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The FSA Spy market buzz – 10 November 2023

Dividend kings, JP Morgan’s active drive, Wellington Management’s biopharma video, M&G’s investment mega trends, soaring hedge fund pay, Ray Dalio’s biography, Ottawa madness and much more.

Spy was having a delightful drink with an Aussie equity portfolio manager of Irish descent this week (two pints of Guinness, should you ask.). Spy asked him whether he ever tried to “time the markets”.  He replied, with an alarming swiftness: “What do you call people who use the rhythm method for birth control? Parents. It is the same with market timing. Everyone thinks they can pull out at the right moment and almost everyone gets it wrong.”

Roundhill Investments has just launched a new income-focused, US ‘Dividend Monarchs’ ETF that targets those companies that have consistently paid and raise their dividend, not just for a few years, but for decades. The fund tracks the S&P Dividend Monarchs Index which selects its constituents from the broad S&P Composite 1500. This covers large-, mid-, and small-cap US stocks. Only companies that have increased their total dividend per share amount every year for at least half a century consecutively are included in the index. They have snaffled a brilliant ticker: KNGS. For Spy, it must be said that any company that can increase its divi for 50 years on the trot deserves a look.

J.P. Morgan Asset Management continues to roll out more active ETFs. This month the US giant launched another two to add to its growing roster of strategies. They are the J.P. Morgan U.S. Tech Leaders ETF (JTEK) and the J.P. Morgan Healthcare Leaders ETF (JDOC). What is interesting is that nearly 75% of all ETFs launched in the US in 2023 have been active varieties.  Nearly half of the 1,200 actively managed ETFs in the market are managed by just three firms, namely Dimensional Fund Advisors, First Trust and J.P. Morgan Asset Management. Some investors will no doubt not think too carefully about the fees. In this instance they are not ridiculous at 0.65%, but hardly low cost compared with major index trackers on which so many ETFs have built their thrifty reputations, reckons Spy.

Occasionally an asset manager pops out a simple video that makes Spy want to find out more. This week it is Wellington Management. They are discussing advances in biopharma and the portfolio manager, Rebecca Sykes, does a cracking job of sharing her enthusiasm and the exciting possibilities at the frontier of the industry . She focuses on three technologies that might change lives: GLP-1 Receptor Agonists – for obesity and diabetes, Antay Drug Contusates (ADCS) – for some cancers) and Amyloid plaque-clearing antibodies – for Alzheimer’s. Despite the medical word soup, the video really works.  Hat tip!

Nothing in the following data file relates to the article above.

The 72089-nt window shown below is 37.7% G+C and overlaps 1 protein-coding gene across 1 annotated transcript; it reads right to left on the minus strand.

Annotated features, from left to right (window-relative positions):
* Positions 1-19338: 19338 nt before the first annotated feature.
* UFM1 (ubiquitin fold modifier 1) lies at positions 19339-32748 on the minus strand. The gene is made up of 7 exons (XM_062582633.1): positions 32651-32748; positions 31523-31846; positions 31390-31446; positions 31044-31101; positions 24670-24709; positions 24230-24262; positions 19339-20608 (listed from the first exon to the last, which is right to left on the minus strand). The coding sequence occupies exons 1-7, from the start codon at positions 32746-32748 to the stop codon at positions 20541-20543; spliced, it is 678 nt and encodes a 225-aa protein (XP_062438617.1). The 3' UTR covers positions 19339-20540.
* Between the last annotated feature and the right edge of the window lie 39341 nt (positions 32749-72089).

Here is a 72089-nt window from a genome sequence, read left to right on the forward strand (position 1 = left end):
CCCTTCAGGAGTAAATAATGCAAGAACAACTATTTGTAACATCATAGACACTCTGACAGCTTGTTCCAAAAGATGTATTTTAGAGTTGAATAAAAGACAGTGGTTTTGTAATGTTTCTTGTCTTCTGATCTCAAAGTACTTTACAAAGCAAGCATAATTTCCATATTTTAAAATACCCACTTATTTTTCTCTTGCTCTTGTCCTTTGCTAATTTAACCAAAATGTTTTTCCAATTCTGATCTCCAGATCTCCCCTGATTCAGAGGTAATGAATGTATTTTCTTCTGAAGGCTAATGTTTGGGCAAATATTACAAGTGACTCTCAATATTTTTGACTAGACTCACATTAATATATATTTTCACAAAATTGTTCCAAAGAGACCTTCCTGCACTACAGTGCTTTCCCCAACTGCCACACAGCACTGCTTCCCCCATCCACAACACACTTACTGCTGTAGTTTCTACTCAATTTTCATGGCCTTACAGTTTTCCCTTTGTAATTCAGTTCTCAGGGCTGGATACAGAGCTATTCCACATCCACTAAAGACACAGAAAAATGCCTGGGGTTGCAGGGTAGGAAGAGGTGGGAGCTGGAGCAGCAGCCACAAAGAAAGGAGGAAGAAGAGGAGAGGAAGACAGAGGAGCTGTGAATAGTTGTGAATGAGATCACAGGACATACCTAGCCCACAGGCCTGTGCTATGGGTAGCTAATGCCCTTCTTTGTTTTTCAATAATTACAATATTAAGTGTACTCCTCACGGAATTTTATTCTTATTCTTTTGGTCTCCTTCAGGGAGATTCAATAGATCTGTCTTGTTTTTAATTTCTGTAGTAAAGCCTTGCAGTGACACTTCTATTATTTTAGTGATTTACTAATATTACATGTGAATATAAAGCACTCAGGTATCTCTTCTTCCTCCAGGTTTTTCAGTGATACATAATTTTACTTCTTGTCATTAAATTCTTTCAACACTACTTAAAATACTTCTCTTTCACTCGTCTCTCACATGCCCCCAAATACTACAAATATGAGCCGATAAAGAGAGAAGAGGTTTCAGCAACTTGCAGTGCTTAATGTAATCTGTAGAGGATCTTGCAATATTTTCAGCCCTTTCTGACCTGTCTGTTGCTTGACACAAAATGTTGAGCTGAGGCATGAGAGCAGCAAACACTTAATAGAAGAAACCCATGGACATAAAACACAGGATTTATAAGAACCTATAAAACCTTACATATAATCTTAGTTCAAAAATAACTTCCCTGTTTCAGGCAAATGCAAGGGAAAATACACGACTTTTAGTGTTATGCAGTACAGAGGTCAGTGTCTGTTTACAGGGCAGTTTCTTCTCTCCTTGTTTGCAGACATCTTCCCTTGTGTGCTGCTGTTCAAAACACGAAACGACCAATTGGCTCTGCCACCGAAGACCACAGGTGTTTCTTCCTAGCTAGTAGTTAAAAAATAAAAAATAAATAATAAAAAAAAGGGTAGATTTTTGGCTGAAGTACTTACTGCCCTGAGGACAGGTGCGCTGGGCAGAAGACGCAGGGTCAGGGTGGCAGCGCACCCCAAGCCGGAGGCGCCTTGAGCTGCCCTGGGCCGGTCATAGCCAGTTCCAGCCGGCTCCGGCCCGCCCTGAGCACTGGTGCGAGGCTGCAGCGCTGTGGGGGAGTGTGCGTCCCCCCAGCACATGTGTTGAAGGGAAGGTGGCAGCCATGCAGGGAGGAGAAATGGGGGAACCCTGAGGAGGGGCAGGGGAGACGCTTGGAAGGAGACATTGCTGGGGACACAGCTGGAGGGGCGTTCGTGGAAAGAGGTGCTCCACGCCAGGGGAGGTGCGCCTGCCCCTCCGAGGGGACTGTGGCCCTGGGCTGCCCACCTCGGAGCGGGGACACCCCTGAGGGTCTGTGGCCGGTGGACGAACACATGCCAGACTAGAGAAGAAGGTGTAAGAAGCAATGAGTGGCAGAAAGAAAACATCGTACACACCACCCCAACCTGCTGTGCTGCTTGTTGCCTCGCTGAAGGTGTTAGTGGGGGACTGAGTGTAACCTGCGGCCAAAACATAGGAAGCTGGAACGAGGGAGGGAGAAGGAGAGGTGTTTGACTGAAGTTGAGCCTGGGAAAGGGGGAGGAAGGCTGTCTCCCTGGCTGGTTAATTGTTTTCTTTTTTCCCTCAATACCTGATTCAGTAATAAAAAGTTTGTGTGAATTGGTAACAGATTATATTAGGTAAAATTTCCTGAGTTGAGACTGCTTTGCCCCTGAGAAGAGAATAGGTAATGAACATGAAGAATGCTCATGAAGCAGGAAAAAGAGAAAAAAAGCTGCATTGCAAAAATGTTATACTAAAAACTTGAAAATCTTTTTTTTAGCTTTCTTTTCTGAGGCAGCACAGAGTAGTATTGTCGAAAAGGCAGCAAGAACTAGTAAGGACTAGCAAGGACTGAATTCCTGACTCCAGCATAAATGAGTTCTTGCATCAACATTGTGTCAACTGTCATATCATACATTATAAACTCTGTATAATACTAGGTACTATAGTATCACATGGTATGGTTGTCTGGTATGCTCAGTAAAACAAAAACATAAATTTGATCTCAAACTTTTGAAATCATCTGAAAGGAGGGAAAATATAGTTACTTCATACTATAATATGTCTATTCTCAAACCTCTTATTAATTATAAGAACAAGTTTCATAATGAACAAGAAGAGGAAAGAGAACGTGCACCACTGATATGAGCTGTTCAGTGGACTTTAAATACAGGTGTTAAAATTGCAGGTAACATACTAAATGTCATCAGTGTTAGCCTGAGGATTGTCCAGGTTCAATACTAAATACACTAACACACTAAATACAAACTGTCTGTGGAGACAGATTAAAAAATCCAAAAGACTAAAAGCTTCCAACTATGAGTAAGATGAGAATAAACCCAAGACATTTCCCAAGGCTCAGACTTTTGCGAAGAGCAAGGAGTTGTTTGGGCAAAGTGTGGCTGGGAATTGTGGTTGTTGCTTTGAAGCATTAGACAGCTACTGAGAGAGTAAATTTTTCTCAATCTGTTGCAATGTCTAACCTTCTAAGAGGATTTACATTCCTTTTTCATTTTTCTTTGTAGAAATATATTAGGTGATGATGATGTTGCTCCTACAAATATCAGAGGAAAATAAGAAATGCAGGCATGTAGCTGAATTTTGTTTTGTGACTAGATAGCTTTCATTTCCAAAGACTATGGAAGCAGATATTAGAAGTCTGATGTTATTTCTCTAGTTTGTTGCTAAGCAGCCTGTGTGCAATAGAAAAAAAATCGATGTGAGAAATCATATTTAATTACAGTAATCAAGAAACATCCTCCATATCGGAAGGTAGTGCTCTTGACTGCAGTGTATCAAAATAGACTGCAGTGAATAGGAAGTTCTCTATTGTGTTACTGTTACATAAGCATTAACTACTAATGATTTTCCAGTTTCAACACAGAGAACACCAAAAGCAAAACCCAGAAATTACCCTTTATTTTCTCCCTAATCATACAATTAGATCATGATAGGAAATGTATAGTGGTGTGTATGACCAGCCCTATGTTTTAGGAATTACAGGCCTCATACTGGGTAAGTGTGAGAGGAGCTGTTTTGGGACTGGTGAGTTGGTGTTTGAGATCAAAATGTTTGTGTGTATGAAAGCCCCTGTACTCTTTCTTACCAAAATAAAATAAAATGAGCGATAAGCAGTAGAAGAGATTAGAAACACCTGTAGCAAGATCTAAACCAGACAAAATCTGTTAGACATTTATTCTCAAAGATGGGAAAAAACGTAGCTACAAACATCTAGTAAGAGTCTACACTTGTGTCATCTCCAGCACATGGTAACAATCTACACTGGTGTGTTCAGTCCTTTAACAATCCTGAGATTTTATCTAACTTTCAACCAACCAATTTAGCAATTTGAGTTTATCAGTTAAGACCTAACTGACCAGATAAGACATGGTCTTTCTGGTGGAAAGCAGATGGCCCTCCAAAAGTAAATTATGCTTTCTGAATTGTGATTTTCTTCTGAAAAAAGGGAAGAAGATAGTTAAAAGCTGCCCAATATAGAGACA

The idea of mega trends in investing is not such a new one. Equity asset managers every now and then re-evaluate the landscape and peer into the future to see what is coming on a large scale. This week, Spy notes that M&G Investments is getting in on the act. The British manager is thinking about three areas: digitisation, the food system and the natural world. Spy likes the idea of the natural world, particularly, being an investment mega trend. For too long, healthy ecosystems have been undervalued by too many. The tricky bit is how to make the idea pay and profit from them, when people in developed countries will start to think of clean healthy systems as “a right”.

In Hong Kong at an investment conference this week, Paul Marshall, co-founder of Marshall Wace, the hedge fund group, was lamenting the stunning pay packets offered to some portfolio managers. Pay has soared in the industry as top talent is hunted in a kind of merry-go-round. Who pays for all of this? Clients of course! Fees have been dramatically rising as hedge funds pass through every possible cost onto the client, Marshall argued. Chris Gradel of PAG, described as “absolute insanity” eight figure sign-on bonuses being offered to some staff to jump ship. Is any person really worth eight figures before they have even turned on their Bloomberg Terminal, wonders Spy?

Ray Dalio, the billionaire founder of Bridgewater Associates has become a Wall Street legend. He has course picked up a few critics during his long and very successful career. Now a new book has been published, “The Fund”, which is effectively an unauthorised biography of Dalio and Bridgewater. Ray always used the media effectively – some would say a shameless self-promoter. The book aims to strip away a few public myths he cultivated with interviews of people who worked there. A nice little Christmas read for hedge fund and trading enthusiasts.

Do you want to spook the markets? Jay Powell, Federal Reserve Chairman, said yesterday that the Fed is “not confident we’ve achieved stance to hit 2% inflation” You think? Even Spy can tell you that with low unemployment, fast US GDP growth and wages rising that inflation is not going tumble back to record lows any time soon.

If you are trapped in a kind of Dilbert-esque corporate world, spare a thought for the taxpayers of Ottawa province in Canada. The powers that be there, have just paid $670,000 to a consultant (KMPG) to give them a report on how to, er, cut the costs of consultants. Spy can’t make this stuff up. Spy is reminded of the wag who told him once he was called to a meeting to discuss how the firm could cut down on unnecessary meetings.

Until next week…

Part of the Mark Allen Group.